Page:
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Another view of the purifiers. Image source: American Hay, Flour and Feed Journal

"After each reduction is made on smooth rolls from two to four separations are made in the bolting machines, the finished flour in each case going to the packers and the other particles, depending on size and quality, going to the different systems, thirteen of which are used in this mill. Ten stands of double-roller mills - corrugated and used for breaks - and fourteen double-roller mills for farina reductions - a total of 24 mills- are employed in this process of making the Liberty flour, the 'best flour in the world.' Besides these, there are thirteen purifiers, nine square sifters and six reels and a system of suction fans and dust collectors... In all, there are 240 separations or different kinds of stock under process of production in this mill at all times."

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"The whole system is known as the automatic, the grain beign handled automatically from the time it leaves the storage tank until it is deposited into the stock bins...until the finished products are deposited into the receiving bins, there to be drawn into automatic packers...From the packing floor the filled bags and barrels are carried by a continous elevator to the floor below where they are ready for shipment."

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"The power for running this great plant is obtained from Niagara Falls, the electrical energy being transformed into mechanical power by a 400-horsepower synchronous motor, built by the General Electric Company in Schenectady."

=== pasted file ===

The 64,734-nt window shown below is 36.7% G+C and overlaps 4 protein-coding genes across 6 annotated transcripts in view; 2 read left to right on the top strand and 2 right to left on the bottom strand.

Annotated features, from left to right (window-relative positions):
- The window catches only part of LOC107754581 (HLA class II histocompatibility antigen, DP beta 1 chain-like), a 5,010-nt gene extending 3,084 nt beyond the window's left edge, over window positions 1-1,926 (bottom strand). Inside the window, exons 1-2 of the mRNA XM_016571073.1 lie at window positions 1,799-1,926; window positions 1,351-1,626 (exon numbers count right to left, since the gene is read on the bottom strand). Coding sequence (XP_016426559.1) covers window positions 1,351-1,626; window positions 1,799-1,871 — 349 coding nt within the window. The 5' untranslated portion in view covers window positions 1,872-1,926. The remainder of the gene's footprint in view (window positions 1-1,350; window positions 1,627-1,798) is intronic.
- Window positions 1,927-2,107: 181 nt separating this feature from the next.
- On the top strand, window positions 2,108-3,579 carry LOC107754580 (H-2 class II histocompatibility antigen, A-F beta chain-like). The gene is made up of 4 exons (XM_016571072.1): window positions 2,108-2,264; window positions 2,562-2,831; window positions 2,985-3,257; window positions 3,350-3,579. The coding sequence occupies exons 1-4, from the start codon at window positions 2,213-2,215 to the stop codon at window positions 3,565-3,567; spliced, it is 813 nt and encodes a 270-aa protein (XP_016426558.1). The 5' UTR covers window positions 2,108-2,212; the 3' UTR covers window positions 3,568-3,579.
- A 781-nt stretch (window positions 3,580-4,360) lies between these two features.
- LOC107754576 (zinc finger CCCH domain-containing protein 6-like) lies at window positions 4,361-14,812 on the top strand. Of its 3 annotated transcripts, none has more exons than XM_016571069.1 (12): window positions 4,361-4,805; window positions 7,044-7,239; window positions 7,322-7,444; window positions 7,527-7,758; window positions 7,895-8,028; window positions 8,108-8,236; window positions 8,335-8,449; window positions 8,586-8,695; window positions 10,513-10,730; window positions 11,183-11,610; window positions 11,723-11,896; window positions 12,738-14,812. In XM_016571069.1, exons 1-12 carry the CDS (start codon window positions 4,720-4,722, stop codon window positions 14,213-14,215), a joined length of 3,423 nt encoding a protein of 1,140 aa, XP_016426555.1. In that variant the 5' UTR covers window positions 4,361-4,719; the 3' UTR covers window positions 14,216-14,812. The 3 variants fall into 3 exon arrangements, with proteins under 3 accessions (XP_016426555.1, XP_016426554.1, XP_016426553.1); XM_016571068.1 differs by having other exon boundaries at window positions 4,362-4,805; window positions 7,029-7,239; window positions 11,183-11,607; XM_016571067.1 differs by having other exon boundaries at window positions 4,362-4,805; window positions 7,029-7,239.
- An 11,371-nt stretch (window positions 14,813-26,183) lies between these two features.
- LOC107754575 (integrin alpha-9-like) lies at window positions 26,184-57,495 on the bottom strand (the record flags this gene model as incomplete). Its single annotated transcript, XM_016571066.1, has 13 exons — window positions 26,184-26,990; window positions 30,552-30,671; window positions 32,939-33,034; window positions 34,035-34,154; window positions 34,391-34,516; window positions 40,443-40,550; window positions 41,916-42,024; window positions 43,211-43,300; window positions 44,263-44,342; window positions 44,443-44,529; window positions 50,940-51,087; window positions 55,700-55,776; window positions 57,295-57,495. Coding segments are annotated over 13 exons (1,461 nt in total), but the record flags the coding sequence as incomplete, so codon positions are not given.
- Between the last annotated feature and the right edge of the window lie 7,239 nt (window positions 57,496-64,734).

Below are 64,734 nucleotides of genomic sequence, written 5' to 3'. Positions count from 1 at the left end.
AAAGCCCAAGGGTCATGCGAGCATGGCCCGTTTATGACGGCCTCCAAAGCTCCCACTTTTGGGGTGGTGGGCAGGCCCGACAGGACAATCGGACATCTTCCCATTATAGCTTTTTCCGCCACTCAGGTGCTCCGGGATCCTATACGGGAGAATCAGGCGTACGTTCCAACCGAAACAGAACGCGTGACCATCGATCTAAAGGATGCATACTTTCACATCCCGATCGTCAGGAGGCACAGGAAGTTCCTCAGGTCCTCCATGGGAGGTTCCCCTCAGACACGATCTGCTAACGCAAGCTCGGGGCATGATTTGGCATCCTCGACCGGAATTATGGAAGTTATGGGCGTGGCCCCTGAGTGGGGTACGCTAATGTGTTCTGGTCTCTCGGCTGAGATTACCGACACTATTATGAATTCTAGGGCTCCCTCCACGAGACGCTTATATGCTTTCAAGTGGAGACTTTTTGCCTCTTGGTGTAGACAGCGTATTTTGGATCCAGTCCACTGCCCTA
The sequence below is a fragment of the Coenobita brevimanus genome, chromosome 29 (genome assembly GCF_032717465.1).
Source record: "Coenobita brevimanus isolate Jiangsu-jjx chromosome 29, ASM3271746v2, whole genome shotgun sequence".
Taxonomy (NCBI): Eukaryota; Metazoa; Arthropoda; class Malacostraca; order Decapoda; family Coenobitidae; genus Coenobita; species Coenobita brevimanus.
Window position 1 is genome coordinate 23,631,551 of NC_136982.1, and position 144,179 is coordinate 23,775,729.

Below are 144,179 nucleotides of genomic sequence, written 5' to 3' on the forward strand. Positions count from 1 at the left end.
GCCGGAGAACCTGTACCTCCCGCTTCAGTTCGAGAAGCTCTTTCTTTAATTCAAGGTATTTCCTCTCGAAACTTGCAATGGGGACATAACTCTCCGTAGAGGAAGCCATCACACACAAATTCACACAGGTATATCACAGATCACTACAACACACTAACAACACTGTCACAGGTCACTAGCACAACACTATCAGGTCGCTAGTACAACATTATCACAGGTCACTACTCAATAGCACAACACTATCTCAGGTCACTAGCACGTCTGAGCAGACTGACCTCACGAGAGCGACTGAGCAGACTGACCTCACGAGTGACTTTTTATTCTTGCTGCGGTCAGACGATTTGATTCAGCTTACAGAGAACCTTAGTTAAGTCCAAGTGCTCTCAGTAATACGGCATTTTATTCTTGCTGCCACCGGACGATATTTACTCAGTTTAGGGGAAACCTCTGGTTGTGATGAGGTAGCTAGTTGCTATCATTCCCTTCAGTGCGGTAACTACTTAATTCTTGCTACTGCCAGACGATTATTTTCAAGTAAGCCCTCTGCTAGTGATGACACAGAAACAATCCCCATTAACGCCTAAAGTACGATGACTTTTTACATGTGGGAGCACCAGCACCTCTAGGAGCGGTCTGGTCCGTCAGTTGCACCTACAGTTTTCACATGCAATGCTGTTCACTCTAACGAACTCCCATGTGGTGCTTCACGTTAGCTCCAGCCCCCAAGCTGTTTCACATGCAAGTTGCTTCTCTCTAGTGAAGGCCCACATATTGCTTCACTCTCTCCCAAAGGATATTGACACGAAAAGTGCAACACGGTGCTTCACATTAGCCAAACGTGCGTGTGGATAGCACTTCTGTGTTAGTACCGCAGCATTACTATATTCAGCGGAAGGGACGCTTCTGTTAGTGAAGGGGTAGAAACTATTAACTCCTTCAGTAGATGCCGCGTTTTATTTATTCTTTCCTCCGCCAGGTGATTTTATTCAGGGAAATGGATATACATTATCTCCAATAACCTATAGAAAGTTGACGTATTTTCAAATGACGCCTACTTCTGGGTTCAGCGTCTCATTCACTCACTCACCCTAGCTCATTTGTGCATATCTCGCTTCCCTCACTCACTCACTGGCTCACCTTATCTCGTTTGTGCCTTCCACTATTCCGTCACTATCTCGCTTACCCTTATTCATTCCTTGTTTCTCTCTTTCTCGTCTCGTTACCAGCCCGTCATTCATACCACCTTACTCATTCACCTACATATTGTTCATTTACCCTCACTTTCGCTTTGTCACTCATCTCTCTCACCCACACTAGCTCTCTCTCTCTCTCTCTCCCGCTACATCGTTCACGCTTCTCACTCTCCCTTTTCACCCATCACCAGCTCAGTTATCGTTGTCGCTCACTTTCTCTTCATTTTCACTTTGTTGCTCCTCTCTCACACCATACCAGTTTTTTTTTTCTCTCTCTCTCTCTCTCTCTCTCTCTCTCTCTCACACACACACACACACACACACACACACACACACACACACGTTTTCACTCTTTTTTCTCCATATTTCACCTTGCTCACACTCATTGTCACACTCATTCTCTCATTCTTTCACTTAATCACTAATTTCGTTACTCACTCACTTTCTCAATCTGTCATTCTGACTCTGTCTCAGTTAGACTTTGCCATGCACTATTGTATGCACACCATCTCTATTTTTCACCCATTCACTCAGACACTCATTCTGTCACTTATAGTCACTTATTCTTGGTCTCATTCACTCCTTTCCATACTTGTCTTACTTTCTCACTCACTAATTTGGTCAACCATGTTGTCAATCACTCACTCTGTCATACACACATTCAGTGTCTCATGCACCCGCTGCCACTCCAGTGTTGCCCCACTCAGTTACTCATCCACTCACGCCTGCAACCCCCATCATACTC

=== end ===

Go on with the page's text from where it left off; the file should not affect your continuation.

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Urban plant in its last days, 1990-91. Image source: Library of Congress HAER

George Urban, Jr., died in 1928 at age 78. His son, George P. Urban, became president of the company and his two sons also came into the business.

At the time of George Urban, Jr.'s death, Buffalo had seven flour mills. By 1930, Buffalo had become the flour milling capital of the U.S., surpassing Minneapolis. Buffalo's daily milling capacity was 40,000 barrels (which, by 1948, had increased to 51,000 barrels daily).

Buffalo millers could choose the best wheat from the huge quantity of midwestern U.S. and Canadian grains that passed through Buffalo's port. The Canadian spring and winter wheats were especially prized and the high-quality flour produced from them accounted for the fact that 42% of Buffalo flour was exported to western Europe.

George Urban Milling survived the Depression; expansions allowed the mill to offer Urban's Pie Flour and Up-and-Up, a self-rising cake flour. The company shipped to eastern markets that included all of New England, New Jersey, and Pennsylvania. In 1940, there were 120 people employed on three 8-hour shifts. By 1946, the daily output was as high as 1,500 barrels a day. In 1951, the company rebuilt and expanded the mill. Up until the 1960s, the company enjoyed continuing success. Then, in 1965, with waning family commitment, the outside directors voted to become a subsidiary of Seaboard Allied Milling, a midwestern organization. Seaboard upgraded the mill and grain bins.

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Urban plant in its last days, 1990-91. Image source: Library of Congress HAER

In 1983, Seaboard sold the Urban Milling Company to Cargill. And, in March 1994, Cargill closed the plant. Among the reasons given were the declining animal feed prices; 30% of every bushel of wheat milled goes for feed. Cargill also complained that the factory was obsolete and the location was more expensive than a water-accessible location. Forty-five employees were left to find jobs in the four remaining Buffalo mills (ConAgra, General Mills Flour, Archer Daniels Midland, International Multifoods). By 2001, just two mills remained: General Mills and Archer Daniels Midland.

Copyright © 2016 Susan J. Eck. All Rights Reserved.